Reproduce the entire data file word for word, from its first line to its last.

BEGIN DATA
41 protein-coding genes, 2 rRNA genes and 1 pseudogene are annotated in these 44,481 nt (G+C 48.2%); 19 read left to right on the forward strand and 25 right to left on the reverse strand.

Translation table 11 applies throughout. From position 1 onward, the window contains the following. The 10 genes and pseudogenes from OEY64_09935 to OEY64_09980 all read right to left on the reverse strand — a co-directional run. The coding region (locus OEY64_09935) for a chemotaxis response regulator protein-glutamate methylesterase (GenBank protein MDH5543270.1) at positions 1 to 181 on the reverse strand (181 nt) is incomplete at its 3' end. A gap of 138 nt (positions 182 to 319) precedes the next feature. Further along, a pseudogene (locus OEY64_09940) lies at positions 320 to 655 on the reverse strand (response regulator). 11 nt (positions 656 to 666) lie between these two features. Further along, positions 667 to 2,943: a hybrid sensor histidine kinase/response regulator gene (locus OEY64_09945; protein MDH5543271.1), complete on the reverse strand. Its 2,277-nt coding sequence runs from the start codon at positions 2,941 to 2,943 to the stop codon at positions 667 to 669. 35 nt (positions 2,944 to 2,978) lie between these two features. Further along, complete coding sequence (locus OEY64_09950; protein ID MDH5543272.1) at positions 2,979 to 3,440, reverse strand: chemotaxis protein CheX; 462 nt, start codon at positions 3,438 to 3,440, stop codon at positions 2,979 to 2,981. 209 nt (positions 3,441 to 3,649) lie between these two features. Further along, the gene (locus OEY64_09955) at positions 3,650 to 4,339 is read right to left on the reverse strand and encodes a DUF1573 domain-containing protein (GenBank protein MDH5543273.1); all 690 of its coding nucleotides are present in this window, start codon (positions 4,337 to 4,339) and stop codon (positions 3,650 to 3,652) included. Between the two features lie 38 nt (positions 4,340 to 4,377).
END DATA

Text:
41 protein-coding genes, 2 rRNA genes and 1 pseudogene are annotated in these 44,481 nt (G+C 48.2%); 19 read left to right on the forward strand and 25 right to left on the reverse strand.

Translation table 11 applies throughout. From position 1 onward, the window contains the following. The 10 genes and pseudogenes from OEY64_09935 to OEY64_09980 all read right to left on the reverse strand — a co-directional run. The coding region (locus OEY64_09935) for a chemotaxis response regulator protein-glutamate methylesterase (GenBank protein MDH5543270.1) at positions 1 to 181 on the reverse strand (181 nt) is incomplete at its 3' end. A gap of 138 nt (positions 182 to 319) precedes the next feature. Further along, a pseudogene (locus OEY64_09940) lies at positions 320 to 655 on the reverse strand (response regulator). 11 nt (positions 656 to 666) lie between these two features. Further along, positions 667 to 2,943: a hybrid sensor histidine kinase/response regulator gene (locus OEY64_09945; protein MDH5543271.1), complete on the reverse strand. Its 2,277-nt coding sequence runs from the start codon at positions 2,941 to 2,943 to the stop codon at positions 667 to 669. 35 nt (positions 2,944 to 2,978) lie between these two features. Further along, complete coding sequence (locus OEY64_09950; protein ID MDH5543272.1) at positions 2,979 to 3,440, reverse strand: chemotaxis protein CheX; 462 nt, start codon at positions 3,438 to 3,440, stop codon at positions 2,979 to 2,981. 209 nt (positions 3,441 to 3,649) lie between these two features. Further along, the gene (locus OEY64_09955) at positions 3,650 to 4,339 is read right to left on the reverse strand and encodes a DUF1573 domain-containing protein (GenBank protein MDH5543273.1); all 690 of its coding nucleotides are present in this window, start codon (positions 4,337 to 4,339) and stop codon (positions 3,650 to 3,652) included. Between the two features lie 38 nt (positions 4,340 to 4,377).